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Thoma, Harry (ed.) / The Wisconsin alumni magazine
Volume 37, Number II (Nov. 1935)

Badgers you should know,   pp. 44-47

Page 47

November, Nineteen thirty-five                                          
     NelsonEdd1 , Helen Je1      son   Amon6               Professor Dvorak
conducts the band instruments
Nelson Eddy, Helen Jepson Among                        -the reed and brass
groups, and Professor Dalley
    Famous Artists on Union Pr"ogram                   leads the string
group-violin, cello, viola and bass.
                                                        Each student has
available a little lesson book con-
 OPERA, cinema, and radio, the three great modern     taining some fundamental
rules and illustrations, as
   purveyors of music, will all contribute their best  well as the music
they learn to play. Here is how
talent to the 16th Annual Concert Series presented    the radio music teachers
conduct the lessons so suc-
this year by the Wisconsin Men's Union.     From     cessfully.  A  group
of trained musicians gather
Hollywood and New York will come Helen Jepson,         around the microphone
with various instruments,
newest and loveliest soprano of America's oldest opera  for demonstration
purposes. Then in an adjoining
company, the New York Metropolitan, and brightest    studio, seated where
the instructors can watch them
star of the Paul Whiteman weekly broadcast. The        through a glass partition,
is a group of students just
Metropolitan will also be represented on the series by  learning how to play.
The instructor watches these
Nelson Eddy, baritone, star of the film version of    beginners, noting what
they do wrong in handling
Victor Herbert's "Naughty Marietta," and soon to     their instruments.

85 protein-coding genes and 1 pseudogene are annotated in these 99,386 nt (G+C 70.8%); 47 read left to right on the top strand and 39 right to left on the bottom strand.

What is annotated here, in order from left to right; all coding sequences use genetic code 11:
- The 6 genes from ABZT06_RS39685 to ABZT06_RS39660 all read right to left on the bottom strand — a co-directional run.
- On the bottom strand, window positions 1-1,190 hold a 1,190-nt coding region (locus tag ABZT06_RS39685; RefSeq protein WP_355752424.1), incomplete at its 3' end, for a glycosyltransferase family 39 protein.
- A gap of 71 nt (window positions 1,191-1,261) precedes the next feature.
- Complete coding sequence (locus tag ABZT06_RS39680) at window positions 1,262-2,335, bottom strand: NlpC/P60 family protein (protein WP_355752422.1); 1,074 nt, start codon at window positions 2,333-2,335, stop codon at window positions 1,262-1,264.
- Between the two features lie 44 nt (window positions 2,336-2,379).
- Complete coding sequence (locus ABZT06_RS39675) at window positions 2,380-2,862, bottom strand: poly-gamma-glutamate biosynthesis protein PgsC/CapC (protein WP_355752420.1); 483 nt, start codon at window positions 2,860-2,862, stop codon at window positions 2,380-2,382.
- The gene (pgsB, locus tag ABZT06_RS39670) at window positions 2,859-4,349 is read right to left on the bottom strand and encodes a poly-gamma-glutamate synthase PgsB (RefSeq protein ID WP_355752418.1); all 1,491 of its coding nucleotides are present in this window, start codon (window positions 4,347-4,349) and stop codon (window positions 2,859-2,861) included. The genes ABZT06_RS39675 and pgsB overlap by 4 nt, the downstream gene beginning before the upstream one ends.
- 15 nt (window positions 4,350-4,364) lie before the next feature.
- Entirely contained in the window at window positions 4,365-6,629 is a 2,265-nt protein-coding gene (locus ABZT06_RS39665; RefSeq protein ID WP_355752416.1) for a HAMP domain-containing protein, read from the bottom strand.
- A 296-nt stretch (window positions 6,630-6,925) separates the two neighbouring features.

This group represents the whole
be seen in two more screen musical comedies, "Rose   radio class-and
in this way, the music teachers
Marie" and "Maytime," in the lat.-                       
               know how to give their instruc-
ter of which he will share honors         t-ions
with Grace Moore. Both Miss Jep-                                        
   The radio class is enthusiastic
son and Eddy are appearing in                                           
about this new method of instruc-
Madison, in person, for the first                                       
tion, as evidenced by their letters.
One woman wrote in saying "my
   Favoritne       previous series                                      
 dearest wish was to learn how to
presented               who will                                        
play a violin, but because of An
return this B yzar are Gregor Piati-        T     Nlo                   
operation my left arm was affected.
gorsky, cellist, and Nathan Mil-                                        
But now I find I am able to handle
stein, violinist.Russians both,                                         
a cello and am eagerly following
they are veterans of six successful                                     
your lessons each Saturday mor-
concert tours in this country, al-                                      
though Milstein, the eldest of the                                      
   These lessons are free, and stu-
two is just turned thirty. Piati-                                       
dents are given regular assignments
gorsky's concert will be his third in                                   
to practice on during the week.